• Allogeneic haematopoietic stem cell transplantation may be considered.
  • Monoclonal antibodies are undergoing investigation.

Epstein–Barr virus-positive mucocutaneous ulcer

EBV-positive mucocutaneous ulcer (EBVMCU) was added to the 2016 WHO classification and is a localised condition that does not involve the lymph nodes, bone marrow, liver, or spleen. It usually presents as a painful solitary, well-demarcated ulcer in the oropharynx, skin or gastrointestinal tract and may be associated with weight loss [5].

Predisposing factors include:

The pathogenesis of EBVMCU correlates with a diminished T-cell population in immunosuppressed patients, resulting in the proliferation of restricted clones of EBV-specific T-cells in the body. This leads to a localised EBV-driven lymphoproliferation as the immune system can only keep the virus in a dormant state [11].

Work up of EBVMCU usually involves histological evaluation with immunohistochemistry. The EBV viral load is typically negative. Histologically, the lesions are made up of infiltrates of lymphocytes, plasma cells, histiocytes and eosinophils with atypical large B-cell blasts resembling Hodgkin Reed-Sternberg (HRS) cells. As a result of similar histological features to other B-cell proliferative cancers, misdiagnoses of classical Hodgkin lymphoma or diffuse large B cell lymphoma (DLBCL) have occurred [6].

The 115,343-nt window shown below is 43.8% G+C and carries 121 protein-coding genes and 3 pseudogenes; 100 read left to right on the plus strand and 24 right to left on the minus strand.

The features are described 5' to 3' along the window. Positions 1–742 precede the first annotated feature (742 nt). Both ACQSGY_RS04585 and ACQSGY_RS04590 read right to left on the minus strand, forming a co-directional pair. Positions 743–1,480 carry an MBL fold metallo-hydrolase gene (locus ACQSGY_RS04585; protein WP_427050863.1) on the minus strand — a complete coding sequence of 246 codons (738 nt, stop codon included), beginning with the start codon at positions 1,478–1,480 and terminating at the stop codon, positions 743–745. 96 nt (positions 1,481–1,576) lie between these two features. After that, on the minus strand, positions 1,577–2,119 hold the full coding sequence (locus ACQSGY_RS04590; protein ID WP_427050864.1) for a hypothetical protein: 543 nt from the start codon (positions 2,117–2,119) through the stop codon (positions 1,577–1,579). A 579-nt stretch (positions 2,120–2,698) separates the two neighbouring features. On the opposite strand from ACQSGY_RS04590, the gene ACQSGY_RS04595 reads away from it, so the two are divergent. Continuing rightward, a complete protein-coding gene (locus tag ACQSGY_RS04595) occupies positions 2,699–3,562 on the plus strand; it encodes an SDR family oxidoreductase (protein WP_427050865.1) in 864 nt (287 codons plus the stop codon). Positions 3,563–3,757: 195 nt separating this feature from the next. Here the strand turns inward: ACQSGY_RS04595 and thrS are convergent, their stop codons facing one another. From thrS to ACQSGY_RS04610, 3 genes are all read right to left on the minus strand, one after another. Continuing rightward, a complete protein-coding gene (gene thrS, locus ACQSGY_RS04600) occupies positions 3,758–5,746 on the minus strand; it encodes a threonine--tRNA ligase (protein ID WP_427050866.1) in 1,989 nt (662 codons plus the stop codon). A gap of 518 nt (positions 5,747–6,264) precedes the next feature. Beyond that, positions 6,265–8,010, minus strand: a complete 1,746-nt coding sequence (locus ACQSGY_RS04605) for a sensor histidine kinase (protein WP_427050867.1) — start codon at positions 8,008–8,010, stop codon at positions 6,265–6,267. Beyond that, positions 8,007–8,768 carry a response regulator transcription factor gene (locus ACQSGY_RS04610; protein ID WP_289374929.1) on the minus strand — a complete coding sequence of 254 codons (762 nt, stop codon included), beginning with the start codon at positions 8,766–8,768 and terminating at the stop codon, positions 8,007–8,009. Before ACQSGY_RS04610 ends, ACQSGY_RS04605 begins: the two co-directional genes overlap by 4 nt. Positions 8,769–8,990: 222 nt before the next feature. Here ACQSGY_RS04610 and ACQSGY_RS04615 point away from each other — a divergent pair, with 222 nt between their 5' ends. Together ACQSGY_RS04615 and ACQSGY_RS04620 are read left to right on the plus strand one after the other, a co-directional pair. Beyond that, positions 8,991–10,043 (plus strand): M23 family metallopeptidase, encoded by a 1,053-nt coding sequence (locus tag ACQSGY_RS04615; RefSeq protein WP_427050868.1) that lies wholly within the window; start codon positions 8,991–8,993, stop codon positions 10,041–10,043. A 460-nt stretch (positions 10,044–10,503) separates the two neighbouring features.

The disease course for EBVMCU typically waxes and wanes and is relatively benign. Patients can spontaneously remit or have a complete clinical response to a reduction in immunosuppressive therapies. However, some cases have a persistent debilitating course requiring aggressive therapy [3,11].

Treatment options include:

  • Monoclonal antibodies such as CD20- (eg, rituximab) or CD30-directed antibody therapy
  • Local radiation therapy
  • Local surgical excision
  • Systemic chemotherapy
  • Combination therapy.

Lymphomatoid granulomatosis

Lymphomatoid granulomatosis is a rare disorder where there is an overproduction of abnormal B-cells infected by EBV [12]. The cells infiltrate and accumulate within various tissues in the body.

The symptoms of lymphomatoid granulomatosis vary depending on the affected organs.

  • Lymphomatoid granulomatosis of the lungs causes shortness of breath, cough and chest pain.
  • Other sites are the central nervous system, kidneys, liver, and skin.
  • Systemic symptoms may occur, such as malaise, fever, and weight loss.

Cutaneous lymphomatoid granulomatosis may present with:

  • Macules or patches
  • Papules or plaques